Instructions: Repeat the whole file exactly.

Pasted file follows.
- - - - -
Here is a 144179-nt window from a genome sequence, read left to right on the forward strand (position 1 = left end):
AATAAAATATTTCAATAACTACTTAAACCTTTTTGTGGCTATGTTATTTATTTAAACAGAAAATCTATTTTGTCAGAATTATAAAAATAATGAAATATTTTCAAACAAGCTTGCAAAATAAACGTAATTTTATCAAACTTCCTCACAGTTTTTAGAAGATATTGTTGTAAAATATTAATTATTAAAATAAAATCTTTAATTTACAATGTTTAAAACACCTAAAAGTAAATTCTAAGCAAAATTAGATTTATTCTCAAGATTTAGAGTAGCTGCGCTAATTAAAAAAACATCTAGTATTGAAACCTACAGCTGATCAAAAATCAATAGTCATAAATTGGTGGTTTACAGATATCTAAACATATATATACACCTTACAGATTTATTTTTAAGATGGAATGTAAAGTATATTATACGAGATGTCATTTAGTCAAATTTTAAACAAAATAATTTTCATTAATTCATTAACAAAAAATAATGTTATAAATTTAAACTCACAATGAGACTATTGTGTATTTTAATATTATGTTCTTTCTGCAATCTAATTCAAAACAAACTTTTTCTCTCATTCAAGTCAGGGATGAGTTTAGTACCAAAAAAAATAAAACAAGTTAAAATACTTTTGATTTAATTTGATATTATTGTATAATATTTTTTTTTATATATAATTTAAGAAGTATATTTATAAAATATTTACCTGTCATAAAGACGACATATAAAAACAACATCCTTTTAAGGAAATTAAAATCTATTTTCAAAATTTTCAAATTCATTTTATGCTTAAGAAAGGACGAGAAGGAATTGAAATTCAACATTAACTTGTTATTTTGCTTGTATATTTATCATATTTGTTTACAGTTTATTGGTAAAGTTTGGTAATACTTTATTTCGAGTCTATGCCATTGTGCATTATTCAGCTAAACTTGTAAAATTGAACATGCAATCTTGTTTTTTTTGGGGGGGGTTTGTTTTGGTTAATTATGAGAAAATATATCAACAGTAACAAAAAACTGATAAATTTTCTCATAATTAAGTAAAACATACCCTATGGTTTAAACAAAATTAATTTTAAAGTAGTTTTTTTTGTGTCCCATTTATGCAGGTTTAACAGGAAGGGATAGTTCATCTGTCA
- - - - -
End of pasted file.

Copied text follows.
Here is a 144179-nt window from a genome sequence, read left to right on the forward strand (position 1 = left end):
AATAAAATATTTCAATAACTACTTAAACCTTTTTGTGGCTATGTTATTTATTTAAACAGAAAATCTATTTTGTCAGAATTATAAAAATAATGAAATATTTTCAAACAAGCTTGCAAAATAAACGTAATTTTATCAAACTTCCTCACAGTTTTTAGAAGATATTGTTGTAAAATATTAATTATTAAAATAAAATCTTTAATTTACAATGTTTAAAACACCTAAAAGTAAATTCTAAGCAAAATTAGATTTATTCTCAAGATTTAGAGTAGCTGCGCTAATTAAAAAAACATCTAGTATTGAAACCTACAGCTGATCAAAAATCAATAGTCATAAATTGGTGGTTTACAGATATCTAAACATATATATACACCTTACAGATTTATTTTTAAGATGGAATGTAAAGTATATTATACGAGATGTCATTTAGTCAAATTTTAAACAAAATAATTTTCATTAATTCATTAACAAAAAATAATGTTATAAATTTAAACTCACAATGAGACTATTGTGTATTTTAATATTATGTTCTTTCTGCAATCTAATTCAAAACAAACTTTTTCTCTCATTCAAGTCAGGGATGAGTTTAGTACCAAAAAAAATAAAACAAGTTAAAATACTTTTGATTTAATTTGATATTATTGTATAATATTTTTTTTTATATATAATTTAAGAAGTATATTTATAAAATATTTACCTGTCATAAAGACGACATATAAAAACAACATCCTTTTAAGGAAATTAAAATCTATTTTCAAAATTTTCAAATTCATTTTATGCTTAAGAAAGGACGAGAAGGAATTGAAATTCAACATTAACTTGTTATTTTGCTTGTATATTTATCATATTTGTTTACAGTTTATTGGTAAAGTTTGGTAATACTTTATTTCGAGTCTATGCCATTGTGCATTATTCAGCTAAACTTGTAAAATTGAACATGCAATCTTGTTTTTTTTGGGGGGGGTTTGTTTTGGTTAATTATGAGAAAATATATCAACAGTAACAAAAAACTGATAAATTTTCTCATAATTAAGTAAAACATACCCTATGGTTTAAACAAAATTAATTTTAAAGTAGTTTTTTTTGTGTCCCATTTATGCAGGTTTAACAGGAAGGGATAGTTCATCTGTCA